STRUCTURAL CHANGE:
GROWTH IDENTIFICATION AND
FACILITATION
14
“Aim before you fire”
• The key lesson, from the new structural
economics, is that for an industrial policy to be
successful, it should target sectors that conform
to the economy’s latent comparative advantage.
• We see this from the historical experience (e.g.,
next slide).
• But how to do it?
15
Most Industrial Policies failed
• Most governments in the developing world used industrial policies but
failed. The reason was:
– Attempt to develop industries that were too far advanced compared
to their of development and went against their comparative
advantages
– The firms were non-viable in competitive markets and required
government policy supports for their initial investment and continuous
operations. This led to rent-seeking, corruption, and political capture.
Real GDP pc
Latecomer
Country
Real GDP pc
Leading
Country
Income Ratio
Follower versus
Leader
Country
Industry
Time
Main producer
at Time
China
Automobile
1950s
USA
577
10,897
5%
DRC
Automobile
1970s
USA
761
16,284
5%
Egypt
Iron, Steel, Chemicals
1950s
USA
885
10,897
8%
India
Automobile
1950s
USA
676
10,897
6%
Indonesia
Ships
1960s
Netherlands
983
9,798
10%
Senegal
Trucks
1960s
USA
1,511
13,419
11%
Turkey
Automobile
1950s
USA
2,093
10,897
19%
Zambia
Automobile
1970s
USA
1,041
16,284
6%
Source: Author's calculations based on data from Maddison (1995).
16
But sectoral production and input data are scarce:
“Estimating sectoral measured TFP requires data on
total output, employment, capital stocks, and
intermediate input usage, all in real terms, by
sector..The set of countries and sectors for which
this measured TFP can be computed is not
large..There are only 12 countries with all the
required data in at least some sectors…”
--From Levchenko and Zhang, February 2011
Facilitating State and Industrial Policy
• Industrial policy is a useful tool for the state to
play the facilitating role:
– Type of coordination will be different,
depending on industries.
– The government’s resources and capacity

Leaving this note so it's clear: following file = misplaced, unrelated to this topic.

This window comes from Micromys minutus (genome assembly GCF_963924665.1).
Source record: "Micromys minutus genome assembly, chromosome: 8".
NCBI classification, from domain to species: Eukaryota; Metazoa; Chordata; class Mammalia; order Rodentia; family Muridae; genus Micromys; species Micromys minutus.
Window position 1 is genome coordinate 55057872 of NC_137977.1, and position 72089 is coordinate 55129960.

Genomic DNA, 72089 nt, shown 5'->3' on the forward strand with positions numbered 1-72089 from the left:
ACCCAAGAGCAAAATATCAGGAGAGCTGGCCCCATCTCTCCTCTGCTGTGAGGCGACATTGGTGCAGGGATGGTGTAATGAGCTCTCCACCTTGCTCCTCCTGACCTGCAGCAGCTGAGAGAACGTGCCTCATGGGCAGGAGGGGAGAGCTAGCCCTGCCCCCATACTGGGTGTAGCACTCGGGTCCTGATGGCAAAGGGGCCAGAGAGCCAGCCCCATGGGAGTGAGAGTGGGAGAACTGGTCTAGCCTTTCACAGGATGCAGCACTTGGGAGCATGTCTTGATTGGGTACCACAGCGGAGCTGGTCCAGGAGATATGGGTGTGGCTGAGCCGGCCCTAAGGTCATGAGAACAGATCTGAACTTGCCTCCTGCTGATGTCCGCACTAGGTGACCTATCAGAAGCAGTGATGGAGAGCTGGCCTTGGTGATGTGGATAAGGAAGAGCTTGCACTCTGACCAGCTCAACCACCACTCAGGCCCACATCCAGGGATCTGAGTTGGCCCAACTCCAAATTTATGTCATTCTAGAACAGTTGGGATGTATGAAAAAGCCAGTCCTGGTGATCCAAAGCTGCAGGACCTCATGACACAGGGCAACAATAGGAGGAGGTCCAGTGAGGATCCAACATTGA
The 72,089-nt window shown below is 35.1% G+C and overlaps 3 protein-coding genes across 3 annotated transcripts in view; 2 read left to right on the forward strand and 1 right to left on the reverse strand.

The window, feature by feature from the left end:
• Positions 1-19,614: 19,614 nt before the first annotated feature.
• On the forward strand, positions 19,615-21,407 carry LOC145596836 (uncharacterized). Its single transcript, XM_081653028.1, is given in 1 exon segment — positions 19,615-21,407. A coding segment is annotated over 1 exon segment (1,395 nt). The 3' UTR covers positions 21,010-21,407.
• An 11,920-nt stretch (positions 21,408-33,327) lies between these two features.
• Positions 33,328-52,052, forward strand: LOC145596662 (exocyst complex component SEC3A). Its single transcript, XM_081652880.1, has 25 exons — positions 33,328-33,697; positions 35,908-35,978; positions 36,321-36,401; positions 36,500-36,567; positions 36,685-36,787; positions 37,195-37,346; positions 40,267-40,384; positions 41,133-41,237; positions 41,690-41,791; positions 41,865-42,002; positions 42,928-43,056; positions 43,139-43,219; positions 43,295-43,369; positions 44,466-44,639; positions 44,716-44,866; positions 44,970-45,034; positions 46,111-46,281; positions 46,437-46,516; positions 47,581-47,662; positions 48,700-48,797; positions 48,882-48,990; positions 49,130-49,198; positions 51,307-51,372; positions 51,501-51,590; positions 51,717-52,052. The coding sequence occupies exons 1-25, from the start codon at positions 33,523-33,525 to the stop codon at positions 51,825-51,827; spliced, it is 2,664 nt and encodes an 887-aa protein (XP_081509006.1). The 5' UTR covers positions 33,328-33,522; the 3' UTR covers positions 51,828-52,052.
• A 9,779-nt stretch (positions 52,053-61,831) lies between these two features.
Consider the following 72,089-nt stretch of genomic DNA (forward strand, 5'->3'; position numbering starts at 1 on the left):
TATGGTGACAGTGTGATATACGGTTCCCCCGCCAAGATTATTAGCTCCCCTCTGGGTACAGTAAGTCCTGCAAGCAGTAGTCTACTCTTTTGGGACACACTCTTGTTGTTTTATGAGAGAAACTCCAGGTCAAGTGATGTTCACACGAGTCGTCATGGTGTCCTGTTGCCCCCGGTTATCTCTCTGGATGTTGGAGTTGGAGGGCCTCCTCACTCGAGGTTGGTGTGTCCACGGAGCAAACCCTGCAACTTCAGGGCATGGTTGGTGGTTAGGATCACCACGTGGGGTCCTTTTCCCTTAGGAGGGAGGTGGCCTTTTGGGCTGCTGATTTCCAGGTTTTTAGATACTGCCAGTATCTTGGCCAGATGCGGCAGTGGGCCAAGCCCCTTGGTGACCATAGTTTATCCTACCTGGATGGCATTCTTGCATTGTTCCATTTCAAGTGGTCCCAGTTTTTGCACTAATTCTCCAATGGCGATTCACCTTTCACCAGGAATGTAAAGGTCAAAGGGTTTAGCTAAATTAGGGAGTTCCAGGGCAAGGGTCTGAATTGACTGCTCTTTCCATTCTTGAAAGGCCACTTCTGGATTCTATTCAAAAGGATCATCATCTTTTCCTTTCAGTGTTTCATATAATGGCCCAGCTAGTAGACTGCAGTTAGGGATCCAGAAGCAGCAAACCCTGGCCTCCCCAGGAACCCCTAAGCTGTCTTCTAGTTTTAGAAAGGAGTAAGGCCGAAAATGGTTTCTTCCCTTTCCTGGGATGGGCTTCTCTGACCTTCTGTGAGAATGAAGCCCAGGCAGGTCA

are limited. The government needs to use
them strategically.
– To facilitate formation of clusters and obtain
agglomeration effects.
18
From Open Data to Open Development
 We cannot understand the world without good data
 As governments and the private sector act on new
knowledge and pursue new policies, the demand for data
will grow
 Building the capacity of national statistical systems to
respond to these challenges is part of the transformation
process
 We have seen many advances in national and
international statistics over the past decade, and we will
be there to work with you in the decade ahead – that is
the spirit of Open Development.
A Statistical Framework For Understanding
Growth And Structural Change (page 1)
Endowments
(Stocks)
Understanding
Growth and
Structural Change
Other Inputs
Outputs
Policies
Social and
Demographic
Characteristics
A Statistical Framework For Understanding
Growth And Structural Change (page 2)
 Endowments (Stocks) by Sector
1)
2)
3)
4)
5)
Natural resource stocks (mineral; marine; forests; soil; water)
Human capital (schooling, skills)
Physical capital (machinery, equipment, structures)
"Hard" infrastructure (transportation, information and
communication, water and sanitation)
"Soft" infrastructure (social cohesion, inequality, institutional
capacity, business environment)
 Other Inputs by Sector
1)
2)
3)
4)
Labor force (employment by industry, skill levels, gender)
Raw & intermediate materials (energy, material inputs)
Capital services (depreciation)
Financial (investment, domestic and international credit markets)
A Statistical Framework For Understanding Growth
And Structural Change (page 3)
 Outputs
1) Output and value added by industrial sector
2) Output and value added by household sector
3) Prices of inputs, outputs: needed to calculate multifactor productivity
(TFP)
4) Exports and imports of goods and services by sector
 Policies
1) Taxes and subsidies
2) Interest rates
 Social and demographic characteristics
1)
2)
3)
4)
Population by age and gender
Age-specific morbidity and mortality rates
School enrollment and completion rates, achievement levels
Migration rates
Data Needs for Understanding why Transformation
does not happen in Africa
• Sectoral composition of output and employment
in urban and rural settings
• Sectoral data on capital stocks and other inputs,
enabling productivity calculations
• Details on output and input (wages) prices
• Data on infrastructure (roads), irrigation. One
explanation for the puzzle is that high
transportation costs make food expensive in
cities, limiting the size of urban populations.